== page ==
Announcing the Summer Spotlight Series
I am a recent graduate of Harvard College, and I began working as a library assistant at Houghton in May. Mostly, that means I hunt down books for patrons and return them to the shelf when they’re done. An indelible part of my subterranean stack-roaming has been a whole lot of gawking (and a nonzero number of bona fide gasps, I’ll inform you). Safeguarding and delivering the material in the stacks requires a certain amount of day-to-day tedium, true—but nothing prevents fatigue like arriving at the end of a long trail of call-number crumbs to find a case containing a lock of Byron’s hair. And then remembering that it’s your job to bring that hair to someone upstairs, perhaps igniting some researcher’s last deposit of fan-club devotion buried by years of wrangling with a monstrous monograph. It’s this excitement lurking behind every unassuming call number that makes the job a treasured rarity, a true first edition in a world of reprints. Yes, working in a place that is this genuinely cool will make you start saying corny stuff like that—and maybe even believe it.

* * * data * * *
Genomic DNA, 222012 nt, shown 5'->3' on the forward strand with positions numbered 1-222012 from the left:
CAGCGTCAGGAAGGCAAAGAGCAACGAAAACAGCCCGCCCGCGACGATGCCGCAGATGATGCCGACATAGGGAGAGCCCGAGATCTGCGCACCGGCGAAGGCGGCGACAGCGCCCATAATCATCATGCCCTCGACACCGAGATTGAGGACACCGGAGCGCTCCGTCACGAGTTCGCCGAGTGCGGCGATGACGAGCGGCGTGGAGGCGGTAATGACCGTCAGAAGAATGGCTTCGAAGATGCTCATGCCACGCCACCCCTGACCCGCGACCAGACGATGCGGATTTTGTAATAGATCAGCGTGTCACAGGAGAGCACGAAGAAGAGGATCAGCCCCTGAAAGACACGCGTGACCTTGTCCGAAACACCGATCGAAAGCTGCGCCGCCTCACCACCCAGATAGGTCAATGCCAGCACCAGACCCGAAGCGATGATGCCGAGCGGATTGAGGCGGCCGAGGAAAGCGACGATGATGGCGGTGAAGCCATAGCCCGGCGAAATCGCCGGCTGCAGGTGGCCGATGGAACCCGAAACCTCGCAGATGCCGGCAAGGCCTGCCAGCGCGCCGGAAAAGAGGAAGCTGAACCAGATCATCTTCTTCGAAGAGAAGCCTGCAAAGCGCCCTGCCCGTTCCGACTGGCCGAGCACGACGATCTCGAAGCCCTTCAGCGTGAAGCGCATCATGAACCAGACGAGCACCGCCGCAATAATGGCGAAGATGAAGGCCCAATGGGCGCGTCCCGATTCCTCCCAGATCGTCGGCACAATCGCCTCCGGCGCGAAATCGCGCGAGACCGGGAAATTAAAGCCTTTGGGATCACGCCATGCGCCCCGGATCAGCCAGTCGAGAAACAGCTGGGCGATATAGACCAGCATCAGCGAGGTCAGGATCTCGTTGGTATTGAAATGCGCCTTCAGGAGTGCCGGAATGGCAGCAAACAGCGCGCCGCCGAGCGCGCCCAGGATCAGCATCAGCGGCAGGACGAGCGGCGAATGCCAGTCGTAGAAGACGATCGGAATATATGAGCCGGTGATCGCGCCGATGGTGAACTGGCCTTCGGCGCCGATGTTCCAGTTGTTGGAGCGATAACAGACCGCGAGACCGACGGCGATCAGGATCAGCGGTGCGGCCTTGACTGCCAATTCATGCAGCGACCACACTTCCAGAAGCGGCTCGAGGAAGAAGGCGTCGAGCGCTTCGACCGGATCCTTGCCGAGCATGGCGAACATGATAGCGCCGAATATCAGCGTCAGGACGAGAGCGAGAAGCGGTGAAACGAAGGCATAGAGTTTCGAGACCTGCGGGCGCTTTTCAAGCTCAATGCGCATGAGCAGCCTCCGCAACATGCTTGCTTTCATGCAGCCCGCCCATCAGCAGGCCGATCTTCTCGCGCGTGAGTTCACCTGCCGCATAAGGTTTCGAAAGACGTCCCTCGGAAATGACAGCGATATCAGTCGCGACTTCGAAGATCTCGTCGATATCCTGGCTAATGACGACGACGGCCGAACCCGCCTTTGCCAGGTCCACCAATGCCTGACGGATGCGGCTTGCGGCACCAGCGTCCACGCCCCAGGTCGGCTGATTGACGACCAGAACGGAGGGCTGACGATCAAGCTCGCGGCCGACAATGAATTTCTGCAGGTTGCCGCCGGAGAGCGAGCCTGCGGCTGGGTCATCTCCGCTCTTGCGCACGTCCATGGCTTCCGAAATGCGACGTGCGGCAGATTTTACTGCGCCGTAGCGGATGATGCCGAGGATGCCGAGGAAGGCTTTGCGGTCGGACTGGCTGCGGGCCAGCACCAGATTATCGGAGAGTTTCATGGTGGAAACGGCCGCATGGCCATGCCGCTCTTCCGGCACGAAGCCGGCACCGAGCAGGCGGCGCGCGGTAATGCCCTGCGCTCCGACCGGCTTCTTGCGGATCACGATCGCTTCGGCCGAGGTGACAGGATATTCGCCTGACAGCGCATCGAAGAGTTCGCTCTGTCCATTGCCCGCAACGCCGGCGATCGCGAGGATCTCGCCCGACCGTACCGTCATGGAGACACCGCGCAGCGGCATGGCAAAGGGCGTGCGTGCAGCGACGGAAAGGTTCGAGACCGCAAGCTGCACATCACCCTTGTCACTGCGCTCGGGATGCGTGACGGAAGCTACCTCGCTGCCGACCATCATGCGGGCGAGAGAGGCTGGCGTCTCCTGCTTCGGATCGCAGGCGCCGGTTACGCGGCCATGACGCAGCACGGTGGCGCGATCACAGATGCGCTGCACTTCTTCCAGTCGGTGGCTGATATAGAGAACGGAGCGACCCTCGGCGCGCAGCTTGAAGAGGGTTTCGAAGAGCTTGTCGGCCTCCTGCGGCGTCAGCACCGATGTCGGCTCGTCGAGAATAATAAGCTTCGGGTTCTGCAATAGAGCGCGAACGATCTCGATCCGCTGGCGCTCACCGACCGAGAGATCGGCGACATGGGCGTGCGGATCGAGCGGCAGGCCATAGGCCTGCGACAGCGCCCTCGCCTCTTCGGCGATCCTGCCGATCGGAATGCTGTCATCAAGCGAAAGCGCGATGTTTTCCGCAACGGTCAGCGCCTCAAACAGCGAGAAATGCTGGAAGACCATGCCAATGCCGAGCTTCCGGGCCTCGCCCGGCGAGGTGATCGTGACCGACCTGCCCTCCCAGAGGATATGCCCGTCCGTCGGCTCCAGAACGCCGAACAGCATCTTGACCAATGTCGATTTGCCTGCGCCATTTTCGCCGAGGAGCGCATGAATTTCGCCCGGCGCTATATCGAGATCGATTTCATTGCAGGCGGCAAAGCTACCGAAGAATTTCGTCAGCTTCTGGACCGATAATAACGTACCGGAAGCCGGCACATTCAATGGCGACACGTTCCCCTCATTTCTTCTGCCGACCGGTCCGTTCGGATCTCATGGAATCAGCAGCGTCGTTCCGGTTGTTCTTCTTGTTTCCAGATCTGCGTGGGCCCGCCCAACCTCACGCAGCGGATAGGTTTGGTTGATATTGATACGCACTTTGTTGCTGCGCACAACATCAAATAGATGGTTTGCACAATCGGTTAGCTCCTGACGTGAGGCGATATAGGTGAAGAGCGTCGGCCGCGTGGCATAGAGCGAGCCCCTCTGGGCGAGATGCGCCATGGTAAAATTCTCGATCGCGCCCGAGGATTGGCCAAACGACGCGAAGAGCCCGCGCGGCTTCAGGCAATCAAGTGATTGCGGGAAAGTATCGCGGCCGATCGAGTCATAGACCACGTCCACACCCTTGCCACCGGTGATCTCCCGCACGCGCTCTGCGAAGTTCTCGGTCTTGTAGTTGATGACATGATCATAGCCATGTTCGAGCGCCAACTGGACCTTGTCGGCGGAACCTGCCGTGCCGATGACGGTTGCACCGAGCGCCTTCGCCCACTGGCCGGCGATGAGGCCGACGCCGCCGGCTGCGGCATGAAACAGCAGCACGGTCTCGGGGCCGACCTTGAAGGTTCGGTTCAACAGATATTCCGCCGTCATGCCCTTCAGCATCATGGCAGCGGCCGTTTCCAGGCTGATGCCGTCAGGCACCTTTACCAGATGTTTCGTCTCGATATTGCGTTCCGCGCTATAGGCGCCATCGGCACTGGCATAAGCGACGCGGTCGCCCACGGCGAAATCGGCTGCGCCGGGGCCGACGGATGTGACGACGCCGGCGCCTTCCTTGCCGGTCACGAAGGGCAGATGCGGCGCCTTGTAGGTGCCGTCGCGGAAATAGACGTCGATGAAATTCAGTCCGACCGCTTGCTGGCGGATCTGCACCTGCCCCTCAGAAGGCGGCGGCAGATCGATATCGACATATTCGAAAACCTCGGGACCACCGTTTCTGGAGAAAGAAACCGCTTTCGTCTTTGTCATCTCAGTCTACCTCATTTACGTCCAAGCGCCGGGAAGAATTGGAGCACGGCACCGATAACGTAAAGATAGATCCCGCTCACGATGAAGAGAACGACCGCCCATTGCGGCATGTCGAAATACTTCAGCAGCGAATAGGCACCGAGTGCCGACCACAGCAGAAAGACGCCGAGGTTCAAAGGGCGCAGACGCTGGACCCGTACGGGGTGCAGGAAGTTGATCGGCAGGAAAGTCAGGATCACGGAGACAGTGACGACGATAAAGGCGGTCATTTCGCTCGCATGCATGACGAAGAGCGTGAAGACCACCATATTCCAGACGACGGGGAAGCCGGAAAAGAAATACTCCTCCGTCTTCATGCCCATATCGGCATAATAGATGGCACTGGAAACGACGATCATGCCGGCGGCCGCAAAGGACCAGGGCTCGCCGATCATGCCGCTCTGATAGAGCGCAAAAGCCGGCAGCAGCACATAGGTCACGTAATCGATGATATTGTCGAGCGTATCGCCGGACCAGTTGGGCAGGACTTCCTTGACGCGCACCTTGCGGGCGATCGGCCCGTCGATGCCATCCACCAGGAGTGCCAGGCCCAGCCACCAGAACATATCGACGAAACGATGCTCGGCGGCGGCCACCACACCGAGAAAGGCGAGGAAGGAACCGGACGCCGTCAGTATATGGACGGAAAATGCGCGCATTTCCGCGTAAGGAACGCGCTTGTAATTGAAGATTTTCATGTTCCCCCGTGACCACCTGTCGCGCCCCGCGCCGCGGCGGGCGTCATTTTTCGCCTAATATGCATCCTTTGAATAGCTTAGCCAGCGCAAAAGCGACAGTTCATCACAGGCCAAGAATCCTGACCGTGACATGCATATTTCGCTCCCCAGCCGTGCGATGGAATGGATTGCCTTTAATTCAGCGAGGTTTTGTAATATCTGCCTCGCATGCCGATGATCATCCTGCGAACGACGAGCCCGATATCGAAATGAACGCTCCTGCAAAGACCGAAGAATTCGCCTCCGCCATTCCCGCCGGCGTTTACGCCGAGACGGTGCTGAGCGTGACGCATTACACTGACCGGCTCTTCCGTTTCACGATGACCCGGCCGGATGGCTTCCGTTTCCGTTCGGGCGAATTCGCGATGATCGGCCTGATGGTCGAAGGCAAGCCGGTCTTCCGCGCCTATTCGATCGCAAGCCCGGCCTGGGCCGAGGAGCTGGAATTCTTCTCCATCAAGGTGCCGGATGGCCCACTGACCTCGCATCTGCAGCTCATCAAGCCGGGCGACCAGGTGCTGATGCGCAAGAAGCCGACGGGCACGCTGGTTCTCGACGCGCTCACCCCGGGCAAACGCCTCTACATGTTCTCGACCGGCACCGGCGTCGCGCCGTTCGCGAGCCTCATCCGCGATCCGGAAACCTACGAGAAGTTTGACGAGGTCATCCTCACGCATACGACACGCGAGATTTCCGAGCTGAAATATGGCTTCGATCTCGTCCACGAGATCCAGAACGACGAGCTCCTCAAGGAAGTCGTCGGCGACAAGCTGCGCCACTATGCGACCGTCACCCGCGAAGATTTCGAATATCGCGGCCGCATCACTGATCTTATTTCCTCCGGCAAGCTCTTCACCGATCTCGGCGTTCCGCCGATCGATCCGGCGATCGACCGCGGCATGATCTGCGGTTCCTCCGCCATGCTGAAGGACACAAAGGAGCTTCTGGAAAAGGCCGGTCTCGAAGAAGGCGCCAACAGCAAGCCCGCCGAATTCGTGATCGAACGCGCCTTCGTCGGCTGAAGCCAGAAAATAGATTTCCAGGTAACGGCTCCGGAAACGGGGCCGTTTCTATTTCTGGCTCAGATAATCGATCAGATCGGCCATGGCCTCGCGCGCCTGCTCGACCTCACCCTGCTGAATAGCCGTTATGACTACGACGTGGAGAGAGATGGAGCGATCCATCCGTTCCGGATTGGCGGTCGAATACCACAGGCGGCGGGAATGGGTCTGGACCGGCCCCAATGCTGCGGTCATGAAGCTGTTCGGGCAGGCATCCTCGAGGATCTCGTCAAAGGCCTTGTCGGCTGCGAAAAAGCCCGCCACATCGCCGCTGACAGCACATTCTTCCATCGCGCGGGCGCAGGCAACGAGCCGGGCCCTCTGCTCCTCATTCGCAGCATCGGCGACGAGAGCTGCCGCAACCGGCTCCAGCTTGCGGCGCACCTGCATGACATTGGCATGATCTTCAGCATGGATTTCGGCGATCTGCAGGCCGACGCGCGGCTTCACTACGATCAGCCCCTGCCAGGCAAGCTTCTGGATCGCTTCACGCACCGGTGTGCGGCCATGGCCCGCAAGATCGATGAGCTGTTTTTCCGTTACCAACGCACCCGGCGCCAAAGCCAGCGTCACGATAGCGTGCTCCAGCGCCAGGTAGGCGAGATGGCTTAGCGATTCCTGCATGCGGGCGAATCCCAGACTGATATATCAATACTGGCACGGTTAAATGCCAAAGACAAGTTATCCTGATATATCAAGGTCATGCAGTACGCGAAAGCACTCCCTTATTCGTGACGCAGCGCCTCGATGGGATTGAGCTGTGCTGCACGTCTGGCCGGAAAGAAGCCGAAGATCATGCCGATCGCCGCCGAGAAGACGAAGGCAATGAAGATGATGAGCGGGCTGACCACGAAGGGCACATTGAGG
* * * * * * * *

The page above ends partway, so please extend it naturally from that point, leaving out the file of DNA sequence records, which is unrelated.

This post is the first in a two-part series called “Summer Spotlight,” in which I will feature some of the more interesting or peculiar items I encounter in the stacks.
-Mitchell Edwards, Harvard College ’18, Houghton Student Library Assistant
Soldier-Poets of World War I
This fall, the world will for the hundredth time celebrate the signing of the Armistice of Compiègne, the de facto end of the First World War. In Houghton’s stacks, I have encountered a number of items substantially relevant to this occasion. Each book featured here was written by a poet who died as a result of military service in the war—and each poet hails from different nation involved in it.
One of the most immediately striking of these objects is an edition of Calligrammes (Typ 915.30.1520), a poetry collection written by French author Guillaume Apollinaire (1880-1918). Calligrammes is the poet’s book-length love-letter to typography, as he feared the decline of print on the precipice of an age of audiovisual media. Thus, he intended Calligrammes to be a sort of last hurrah for the dying medium. This specific edition, number forty-eight of a series of one hundred, seems to offer a credible counterargument to Apollinaire’s own sentiment, however—published more than a decade after the author’s death and still visually arresting as ever, it confirms the typographical arts’ continued relevance long after Apollinaire pronounced the medium dead.